by on September 12, 2022  in Family & Home / Let's Talk Baby /
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Children as young as 2½ years can have an imaginary friend. Children might sometimes have more than one imaginary friend. Children usually stop playing with make-believe friends when they're ready to move on. Kids usually start this kind of play in the late toddler or early preschool years, so imaginary friends can develop as early as two-and-a-half or three years of age. Studies have shown that kids between the ages of 3 and 5 are the most likely age group to have an imaginary friend.

"Children's imaginations begin developing around 2½ to 3 years of age, marking the start of pretend play, and in 65% of children, that comes with the arrival of an imaginary friend or two," says Susan Newman, Ph. D., social psychologist and author of The Case for the Only Child: Your Essential Guide. You might wonder, "Why do kids have imaginary friends?" Children can develop invisible friends to practice their new social skills or to process the things they see and experience. Your child might create an imaginary companion to listen to and support them and play with them.

How to Deal with Your Kid's Imaginary Friend | The Swaddle

Ultimately, the presence of an imaginary friend or two is usually a good sign of normal child development. Most importantly, it's an indication that your child is exercising her wonderful capacity for imagination and creativity. Not only are imaginary friends normal, but they're also extremely common. Researchers have found that about two-thirds of children conjure up an imaginary buddy, whether it's a person, an animal or even an inanimate object.

As many as half of preschoolers have a pretend buddy. These phantoms don't mean your child is lonely or maladjusted. In fact, kids with imaginary friends are more likely to grow up to be creative, cooperative, sociable, independent, and happy. Imaginary companions are normal for most children and thus, are not a sign of mental illness or concern. Imaginary companions are NOT the same as schizophrenia, psychosis or having dissociative identity disorder or multiple personalities.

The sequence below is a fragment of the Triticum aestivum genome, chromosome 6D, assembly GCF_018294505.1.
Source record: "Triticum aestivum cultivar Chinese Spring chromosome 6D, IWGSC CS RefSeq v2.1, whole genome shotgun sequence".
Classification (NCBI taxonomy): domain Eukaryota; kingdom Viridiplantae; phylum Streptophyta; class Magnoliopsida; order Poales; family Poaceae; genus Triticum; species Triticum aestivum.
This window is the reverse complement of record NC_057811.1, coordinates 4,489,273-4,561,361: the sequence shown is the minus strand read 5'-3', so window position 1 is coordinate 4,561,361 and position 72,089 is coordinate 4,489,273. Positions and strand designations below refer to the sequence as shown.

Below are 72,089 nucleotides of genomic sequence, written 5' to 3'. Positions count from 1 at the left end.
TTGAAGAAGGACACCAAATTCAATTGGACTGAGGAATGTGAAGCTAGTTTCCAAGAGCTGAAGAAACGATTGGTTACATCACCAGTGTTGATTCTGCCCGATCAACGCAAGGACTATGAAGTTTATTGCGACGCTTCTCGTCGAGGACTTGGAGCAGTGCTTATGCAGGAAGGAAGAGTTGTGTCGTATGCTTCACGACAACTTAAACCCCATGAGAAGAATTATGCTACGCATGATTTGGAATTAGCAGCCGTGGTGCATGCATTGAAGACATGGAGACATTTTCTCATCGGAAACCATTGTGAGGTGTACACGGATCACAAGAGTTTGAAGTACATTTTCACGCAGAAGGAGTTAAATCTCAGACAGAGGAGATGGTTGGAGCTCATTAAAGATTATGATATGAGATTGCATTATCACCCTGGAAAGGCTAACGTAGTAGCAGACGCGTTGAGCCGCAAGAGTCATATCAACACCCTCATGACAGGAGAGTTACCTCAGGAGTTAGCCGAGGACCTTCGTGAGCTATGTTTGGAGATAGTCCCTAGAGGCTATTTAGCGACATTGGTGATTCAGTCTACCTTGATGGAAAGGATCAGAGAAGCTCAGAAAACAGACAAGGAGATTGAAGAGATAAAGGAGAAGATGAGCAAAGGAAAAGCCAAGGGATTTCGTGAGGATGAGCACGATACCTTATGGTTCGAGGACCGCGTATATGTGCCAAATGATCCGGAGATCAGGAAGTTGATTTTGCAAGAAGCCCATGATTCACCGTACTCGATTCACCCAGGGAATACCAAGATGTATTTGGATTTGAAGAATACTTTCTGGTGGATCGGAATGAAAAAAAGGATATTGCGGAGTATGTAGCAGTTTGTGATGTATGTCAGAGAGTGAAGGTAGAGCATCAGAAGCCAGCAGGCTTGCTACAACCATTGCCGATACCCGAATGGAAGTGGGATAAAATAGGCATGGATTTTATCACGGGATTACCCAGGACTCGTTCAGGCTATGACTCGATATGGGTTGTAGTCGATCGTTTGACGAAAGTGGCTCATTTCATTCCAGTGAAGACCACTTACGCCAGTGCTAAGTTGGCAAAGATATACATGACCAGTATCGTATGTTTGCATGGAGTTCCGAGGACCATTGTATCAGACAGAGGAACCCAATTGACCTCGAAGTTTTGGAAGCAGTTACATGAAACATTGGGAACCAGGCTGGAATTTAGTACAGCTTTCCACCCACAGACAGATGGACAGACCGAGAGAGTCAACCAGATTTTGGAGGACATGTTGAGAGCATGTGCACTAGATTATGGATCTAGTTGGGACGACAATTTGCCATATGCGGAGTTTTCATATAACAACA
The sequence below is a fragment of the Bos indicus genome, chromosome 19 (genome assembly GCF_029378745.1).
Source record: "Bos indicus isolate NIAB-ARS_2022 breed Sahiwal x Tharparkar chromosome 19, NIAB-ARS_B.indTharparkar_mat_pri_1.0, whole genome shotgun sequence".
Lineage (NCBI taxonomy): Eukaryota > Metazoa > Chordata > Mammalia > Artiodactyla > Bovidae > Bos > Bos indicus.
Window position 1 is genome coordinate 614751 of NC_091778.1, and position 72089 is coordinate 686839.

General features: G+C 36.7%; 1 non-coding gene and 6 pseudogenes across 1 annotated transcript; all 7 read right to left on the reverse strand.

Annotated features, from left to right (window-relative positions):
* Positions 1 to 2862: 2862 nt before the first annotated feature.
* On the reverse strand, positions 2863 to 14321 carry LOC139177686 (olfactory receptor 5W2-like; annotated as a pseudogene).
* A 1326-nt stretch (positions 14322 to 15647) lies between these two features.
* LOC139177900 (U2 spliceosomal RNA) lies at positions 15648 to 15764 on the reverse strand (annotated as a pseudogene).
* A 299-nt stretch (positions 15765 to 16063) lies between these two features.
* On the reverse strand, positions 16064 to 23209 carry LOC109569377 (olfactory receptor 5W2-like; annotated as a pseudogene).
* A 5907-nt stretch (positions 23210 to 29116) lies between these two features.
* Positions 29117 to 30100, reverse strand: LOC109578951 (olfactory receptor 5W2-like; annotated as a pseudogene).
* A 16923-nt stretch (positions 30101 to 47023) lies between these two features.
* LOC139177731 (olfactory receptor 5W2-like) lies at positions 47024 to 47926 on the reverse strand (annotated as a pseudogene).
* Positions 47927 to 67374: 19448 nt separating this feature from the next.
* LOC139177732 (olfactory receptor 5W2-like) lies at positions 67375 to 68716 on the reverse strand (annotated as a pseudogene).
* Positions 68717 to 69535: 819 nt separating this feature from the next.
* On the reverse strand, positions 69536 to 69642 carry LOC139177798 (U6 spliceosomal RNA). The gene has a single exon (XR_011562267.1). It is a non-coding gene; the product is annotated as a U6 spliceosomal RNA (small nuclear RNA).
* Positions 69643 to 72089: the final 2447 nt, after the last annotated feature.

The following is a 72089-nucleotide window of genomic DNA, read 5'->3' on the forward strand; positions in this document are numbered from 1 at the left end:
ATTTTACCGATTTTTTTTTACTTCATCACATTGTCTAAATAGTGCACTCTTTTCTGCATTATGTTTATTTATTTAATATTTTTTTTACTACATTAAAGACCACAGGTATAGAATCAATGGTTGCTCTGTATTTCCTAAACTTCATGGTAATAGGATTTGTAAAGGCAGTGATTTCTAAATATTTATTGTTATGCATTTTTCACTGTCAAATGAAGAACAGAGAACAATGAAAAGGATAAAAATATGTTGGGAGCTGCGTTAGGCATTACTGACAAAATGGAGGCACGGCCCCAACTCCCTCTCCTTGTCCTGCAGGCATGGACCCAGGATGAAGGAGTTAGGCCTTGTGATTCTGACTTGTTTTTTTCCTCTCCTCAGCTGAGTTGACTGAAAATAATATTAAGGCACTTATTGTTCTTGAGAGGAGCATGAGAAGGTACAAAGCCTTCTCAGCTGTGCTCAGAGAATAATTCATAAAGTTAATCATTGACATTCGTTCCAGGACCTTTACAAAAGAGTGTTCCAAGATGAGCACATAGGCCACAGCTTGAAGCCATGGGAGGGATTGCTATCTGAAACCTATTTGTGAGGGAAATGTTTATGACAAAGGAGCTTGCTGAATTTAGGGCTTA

If these children are in a household that's full of abuse – be it physical or emotional – imaginary friends are a coping mechanism that allows them to feel wanted and safer. As stated above, these imaginary friends can help console them or even distract them from the events that are unfolding.

Make-believe buddies: 8 common questions about children's imaginary friends

Imaginary friends go hand in hand with the child's growth. A study from La Trobe University has shown that children with imaginary friends tend to be more creative and socially advanced. They use a more complex sentence structure, richer vocabulary, think abstractly and have better social skills. Having an imaginary friend is a normal and healthy part of childhood play. Having one has even shown benefits in childhood development. If your child has an imaginary friend, it's totally OK. They can grow out of it in their own time as they stop needing the skills that their companion is teaching them.

While the general rule of thumb is to accept your child's imaginary companion and incorporate them into your family life, it's fine to challenge your kid if their friend becomes disruptive. Parents should be concerned and talk to their doctor when a child with a buddy that no one else can see shows no interest in playing with other kids, engages in hurtful or violent behavior, blames the friend for misconduct or seems to fear the imaginary friend.

Research shows that children with imaginary friends are seldom shy, lonely, or awkward but are among the most sociable. These “friendships,” with all the role-playing they entail, help children feel good about themselves, teach them about relationships, and provide companionship, just like in the real world.

Read related articles Understanding Your Baby's Brain and Here's How You Can Tell If Baby Is Happy Or Stressed

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